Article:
Picnicking Under the Cherry Trees
Known as Japan’s national flower, the sakura or famously as cherry blossom, comes in many varieties. From the genus Prunus, cherry blossoms are closely related to other trees, like those of almonds and peaches. Mostly as ornamental, the plant does not bear any fruit although there are some edible cherries.
As spring approaches, the entire nation can be covered in shades of pink. But months ahead, retailers, organizers and TV stations await the coming of the blooms. They don’t really come all together, but rather in a sweep of stages from south to north, initiated by the so-called ‘sakura front.’
Meteorologists forecast and keep track. The first blossoms generally appear in Okinawa in January and slowly move up the archipelago, passing through Japan’s central islands (including Kyoto and Tokyo) in late March and early April, before progressing further north and hitting Hokkaido in early May. Where it advances, regions engage in their favorite past time – the hanami. It means ‘looking at flowers.’ People have picnics under the trees and appreciate the view.
The short-lived blossoms, in bloom for only a week before they fall off the trees, have deep symbolic meanings in Japan. The flowers refer to the beauty of the fleeting nature of life and to Japan’s most deep-rooted cultural and philosophical beliefs.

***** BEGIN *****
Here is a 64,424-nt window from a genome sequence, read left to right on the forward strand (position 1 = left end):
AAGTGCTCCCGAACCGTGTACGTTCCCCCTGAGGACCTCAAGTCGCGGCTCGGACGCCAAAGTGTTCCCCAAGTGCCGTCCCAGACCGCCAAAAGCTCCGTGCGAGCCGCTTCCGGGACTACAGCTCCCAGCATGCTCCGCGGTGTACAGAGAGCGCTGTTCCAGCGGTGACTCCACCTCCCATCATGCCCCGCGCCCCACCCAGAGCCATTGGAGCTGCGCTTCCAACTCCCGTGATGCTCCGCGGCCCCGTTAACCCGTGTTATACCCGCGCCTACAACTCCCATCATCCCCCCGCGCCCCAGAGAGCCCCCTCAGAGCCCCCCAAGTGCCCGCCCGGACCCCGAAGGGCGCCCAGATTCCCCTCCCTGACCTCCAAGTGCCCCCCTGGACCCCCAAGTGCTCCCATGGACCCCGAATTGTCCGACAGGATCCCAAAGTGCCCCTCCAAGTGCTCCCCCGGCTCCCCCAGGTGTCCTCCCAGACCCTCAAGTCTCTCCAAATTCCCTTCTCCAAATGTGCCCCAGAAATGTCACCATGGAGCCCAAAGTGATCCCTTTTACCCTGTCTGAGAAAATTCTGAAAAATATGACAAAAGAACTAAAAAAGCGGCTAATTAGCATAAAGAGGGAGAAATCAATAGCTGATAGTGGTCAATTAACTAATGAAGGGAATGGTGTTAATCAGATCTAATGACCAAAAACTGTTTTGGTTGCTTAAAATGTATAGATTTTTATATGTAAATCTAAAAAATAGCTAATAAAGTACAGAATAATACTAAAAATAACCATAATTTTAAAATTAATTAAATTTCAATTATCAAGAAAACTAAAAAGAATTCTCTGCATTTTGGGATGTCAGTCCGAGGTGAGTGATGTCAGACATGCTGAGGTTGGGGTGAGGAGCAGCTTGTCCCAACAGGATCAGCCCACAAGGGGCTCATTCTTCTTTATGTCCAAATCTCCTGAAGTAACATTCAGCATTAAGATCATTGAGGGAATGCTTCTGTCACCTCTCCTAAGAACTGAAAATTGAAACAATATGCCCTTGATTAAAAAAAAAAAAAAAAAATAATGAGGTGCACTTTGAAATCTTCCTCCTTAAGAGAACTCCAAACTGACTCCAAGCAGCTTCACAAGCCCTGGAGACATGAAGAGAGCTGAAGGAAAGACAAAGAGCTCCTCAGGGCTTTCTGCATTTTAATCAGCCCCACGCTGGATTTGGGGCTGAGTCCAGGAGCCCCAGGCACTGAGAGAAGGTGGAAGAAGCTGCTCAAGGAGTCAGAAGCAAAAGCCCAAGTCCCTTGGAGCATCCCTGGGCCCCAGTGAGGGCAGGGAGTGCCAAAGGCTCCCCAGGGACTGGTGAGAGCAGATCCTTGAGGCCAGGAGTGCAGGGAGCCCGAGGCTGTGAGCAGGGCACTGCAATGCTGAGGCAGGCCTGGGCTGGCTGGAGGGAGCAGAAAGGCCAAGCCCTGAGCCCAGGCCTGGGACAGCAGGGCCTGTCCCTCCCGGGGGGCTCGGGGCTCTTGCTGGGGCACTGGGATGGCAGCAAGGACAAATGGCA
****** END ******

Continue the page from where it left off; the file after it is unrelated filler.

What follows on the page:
Japan celebrates the cherry blossoms and have festivals in certain locations. A few are the Ueno Park in Tokyo, the Maruyama Park and Imperial Palace Park in Kyoto, the Miyagi prefecture in the north. What special foods are prepared to celebrate at cherry blossoms festivals? Family picnics of homemade food, including seasonal delights specifically for cherry blossom viewing are available in parks and public places.
Onigiri are rice balls, some are salted and have fillings like pickled plums, cooked salmon pieces and tuna with mayonnaise. Some are white or pink like cherry blossoms. Grilled or fried meat, fish and vegetables are common festival foods. Ginger-fried chicken called karaage are easy to bring and so are fried chunks of kabocha.
Cups of miso soup also come along, as well as colorful sweet and savory treats like tamagoyaki, anko and mochi. If there isn’t much time to prepare, bento lunches can be bought anywhere. These lunches truly convey balance and the spirit of hanami.
Remembering Hanami in Bellevue
Sushi in Joy also celebrates hanami in Bellevue. Japan’s beautiful, iconic blooms are remembered with our specialties. Be sure to drop in and have some of those treats, or better yet, have bento.